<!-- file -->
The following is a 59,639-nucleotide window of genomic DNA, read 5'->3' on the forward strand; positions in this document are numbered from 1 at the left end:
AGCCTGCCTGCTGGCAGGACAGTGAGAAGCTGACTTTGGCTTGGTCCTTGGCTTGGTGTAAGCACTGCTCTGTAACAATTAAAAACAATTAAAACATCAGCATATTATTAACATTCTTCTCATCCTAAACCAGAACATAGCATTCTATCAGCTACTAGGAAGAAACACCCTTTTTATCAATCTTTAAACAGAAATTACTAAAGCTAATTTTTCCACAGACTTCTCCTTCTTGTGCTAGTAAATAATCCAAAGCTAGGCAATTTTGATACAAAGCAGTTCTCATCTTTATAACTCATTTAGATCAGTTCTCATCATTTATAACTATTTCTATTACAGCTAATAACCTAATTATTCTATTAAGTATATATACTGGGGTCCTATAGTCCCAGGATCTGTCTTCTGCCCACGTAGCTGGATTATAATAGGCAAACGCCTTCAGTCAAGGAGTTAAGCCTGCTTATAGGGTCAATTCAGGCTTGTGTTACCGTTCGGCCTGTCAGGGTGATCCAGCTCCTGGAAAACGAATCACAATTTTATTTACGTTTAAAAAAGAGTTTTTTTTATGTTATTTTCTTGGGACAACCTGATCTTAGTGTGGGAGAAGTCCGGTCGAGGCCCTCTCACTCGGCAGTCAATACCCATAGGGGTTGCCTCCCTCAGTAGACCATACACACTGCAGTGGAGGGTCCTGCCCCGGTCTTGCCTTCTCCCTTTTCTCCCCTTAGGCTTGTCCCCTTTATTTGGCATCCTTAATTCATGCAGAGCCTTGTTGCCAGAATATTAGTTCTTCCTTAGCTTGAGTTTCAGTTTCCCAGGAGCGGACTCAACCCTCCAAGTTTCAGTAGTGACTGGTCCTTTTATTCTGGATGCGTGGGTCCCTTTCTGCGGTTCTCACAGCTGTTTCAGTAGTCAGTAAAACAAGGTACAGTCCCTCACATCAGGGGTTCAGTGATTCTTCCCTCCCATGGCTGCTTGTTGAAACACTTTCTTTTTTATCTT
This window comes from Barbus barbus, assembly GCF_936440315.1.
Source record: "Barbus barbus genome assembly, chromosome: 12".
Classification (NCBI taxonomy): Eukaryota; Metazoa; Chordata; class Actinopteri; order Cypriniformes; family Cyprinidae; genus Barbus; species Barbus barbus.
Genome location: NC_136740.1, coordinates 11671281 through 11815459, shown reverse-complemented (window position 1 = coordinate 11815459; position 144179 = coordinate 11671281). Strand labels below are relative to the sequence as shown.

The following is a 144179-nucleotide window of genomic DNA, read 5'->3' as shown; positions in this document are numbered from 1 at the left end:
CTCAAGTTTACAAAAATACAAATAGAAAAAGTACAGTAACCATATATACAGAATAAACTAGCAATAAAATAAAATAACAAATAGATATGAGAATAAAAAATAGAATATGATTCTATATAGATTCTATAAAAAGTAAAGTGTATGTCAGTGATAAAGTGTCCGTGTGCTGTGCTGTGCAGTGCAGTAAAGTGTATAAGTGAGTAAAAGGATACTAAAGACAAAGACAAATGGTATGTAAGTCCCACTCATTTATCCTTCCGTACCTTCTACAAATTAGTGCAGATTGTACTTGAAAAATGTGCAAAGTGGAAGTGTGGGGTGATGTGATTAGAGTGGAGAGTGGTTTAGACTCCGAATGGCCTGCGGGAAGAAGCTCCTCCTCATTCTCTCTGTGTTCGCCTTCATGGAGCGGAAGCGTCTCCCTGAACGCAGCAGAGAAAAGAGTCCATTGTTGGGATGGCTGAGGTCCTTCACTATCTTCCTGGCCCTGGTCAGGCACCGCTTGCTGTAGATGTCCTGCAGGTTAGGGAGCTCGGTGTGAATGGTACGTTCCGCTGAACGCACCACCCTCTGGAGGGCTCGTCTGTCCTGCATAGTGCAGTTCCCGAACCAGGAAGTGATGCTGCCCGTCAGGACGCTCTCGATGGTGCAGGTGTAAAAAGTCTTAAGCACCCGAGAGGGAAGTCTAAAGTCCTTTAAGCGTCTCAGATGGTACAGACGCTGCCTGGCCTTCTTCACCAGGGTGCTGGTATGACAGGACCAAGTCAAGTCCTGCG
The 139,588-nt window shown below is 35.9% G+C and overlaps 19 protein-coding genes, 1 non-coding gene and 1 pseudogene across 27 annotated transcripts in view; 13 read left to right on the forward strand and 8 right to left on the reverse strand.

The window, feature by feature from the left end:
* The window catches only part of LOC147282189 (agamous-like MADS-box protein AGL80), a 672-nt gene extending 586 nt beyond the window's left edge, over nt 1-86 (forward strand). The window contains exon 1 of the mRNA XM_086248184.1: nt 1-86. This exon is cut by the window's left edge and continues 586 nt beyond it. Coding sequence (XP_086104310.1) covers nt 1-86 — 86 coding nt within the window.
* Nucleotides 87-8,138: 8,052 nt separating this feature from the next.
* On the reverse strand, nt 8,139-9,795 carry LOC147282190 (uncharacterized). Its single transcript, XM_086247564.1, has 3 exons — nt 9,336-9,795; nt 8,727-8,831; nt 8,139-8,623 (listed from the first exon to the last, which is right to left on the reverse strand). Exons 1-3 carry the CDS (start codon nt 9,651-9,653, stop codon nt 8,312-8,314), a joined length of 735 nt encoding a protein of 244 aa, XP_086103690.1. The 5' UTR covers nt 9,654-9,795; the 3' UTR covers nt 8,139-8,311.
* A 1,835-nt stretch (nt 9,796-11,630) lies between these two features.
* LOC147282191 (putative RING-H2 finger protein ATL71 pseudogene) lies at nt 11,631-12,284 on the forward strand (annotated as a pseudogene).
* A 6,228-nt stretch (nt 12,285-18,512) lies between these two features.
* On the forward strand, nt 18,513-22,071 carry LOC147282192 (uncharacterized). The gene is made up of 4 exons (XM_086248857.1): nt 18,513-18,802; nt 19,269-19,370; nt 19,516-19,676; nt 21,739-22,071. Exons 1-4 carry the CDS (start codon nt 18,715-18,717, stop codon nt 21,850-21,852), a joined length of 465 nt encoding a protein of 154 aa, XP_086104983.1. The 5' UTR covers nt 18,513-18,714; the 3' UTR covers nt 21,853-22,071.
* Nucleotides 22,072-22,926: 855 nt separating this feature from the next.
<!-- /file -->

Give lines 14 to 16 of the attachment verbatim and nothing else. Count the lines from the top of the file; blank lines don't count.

* A 1,835-nt stretch (nt 9,796-11,630) lies between these two features.
* LOC147282191 (putative RING-H2 finger protein ATL71 pseudogene) lies at nt 11,631-12,284 on the forward strand (annotated as a pseudogene).
* A 6,228-nt stretch (nt 12,285-18,512) lies between these two features.